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Hartford schools have begun training nurses and clinic staff, after an overdose death

Mel Evans
/
AP

The leader of the Hartford Public School system said on Monday that nurses, and staff at health school clinics, have already begun training on how to recognize overdoses and administer the anti-overdose drug naloxone.

A 13-year-old student recently died following an apparent fentanyl overdose the Sport and Medical Sciences Academy in the city.

The overdose death prompted city officials to decide to make naloxone available in the schools.

Speaking on Connecticut Public Radio's Where We Live, Superintendent of Schools Leslie Torres-Rodriguez said stocking naloxone had not been considered before.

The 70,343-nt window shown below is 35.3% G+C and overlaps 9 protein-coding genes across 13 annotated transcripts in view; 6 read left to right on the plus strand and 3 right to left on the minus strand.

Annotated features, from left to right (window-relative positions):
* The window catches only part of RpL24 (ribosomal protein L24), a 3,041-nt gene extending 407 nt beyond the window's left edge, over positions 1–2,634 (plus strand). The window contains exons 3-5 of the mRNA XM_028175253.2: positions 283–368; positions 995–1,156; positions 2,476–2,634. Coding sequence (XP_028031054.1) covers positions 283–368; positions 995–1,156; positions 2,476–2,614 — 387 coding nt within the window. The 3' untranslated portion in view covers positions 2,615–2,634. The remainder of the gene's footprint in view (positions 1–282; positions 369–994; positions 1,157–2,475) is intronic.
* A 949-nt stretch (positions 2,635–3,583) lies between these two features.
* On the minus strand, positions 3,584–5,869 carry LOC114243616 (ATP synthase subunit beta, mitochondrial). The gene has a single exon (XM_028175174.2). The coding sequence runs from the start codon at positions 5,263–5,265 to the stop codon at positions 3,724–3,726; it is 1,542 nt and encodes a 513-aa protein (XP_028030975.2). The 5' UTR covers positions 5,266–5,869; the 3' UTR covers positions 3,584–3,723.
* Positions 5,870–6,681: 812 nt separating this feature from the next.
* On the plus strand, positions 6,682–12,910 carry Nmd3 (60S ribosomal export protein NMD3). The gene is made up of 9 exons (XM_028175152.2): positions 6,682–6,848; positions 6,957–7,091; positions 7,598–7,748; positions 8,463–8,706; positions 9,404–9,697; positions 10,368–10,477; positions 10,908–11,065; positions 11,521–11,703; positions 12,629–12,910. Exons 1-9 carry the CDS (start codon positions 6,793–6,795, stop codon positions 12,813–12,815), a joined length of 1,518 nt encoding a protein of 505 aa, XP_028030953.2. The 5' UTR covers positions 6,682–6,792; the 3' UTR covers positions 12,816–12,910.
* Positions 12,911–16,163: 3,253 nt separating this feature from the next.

"It was something that was not on the radar, quite frankly," Torres-Rodriguez said. "I have had this conversation with several colleagues superintendents in Connecticut, and my colleagues across the country. Wow... What a painful way, what an unfortunate way to have to respond to something."

Bag checks were already done twice each year.

Torres-Rodriguez says officials are considering performing those checks more frequently.

Matt Dwyer is a producer for Where We Live and a reporter and midday host for Connecticut Public's news department.

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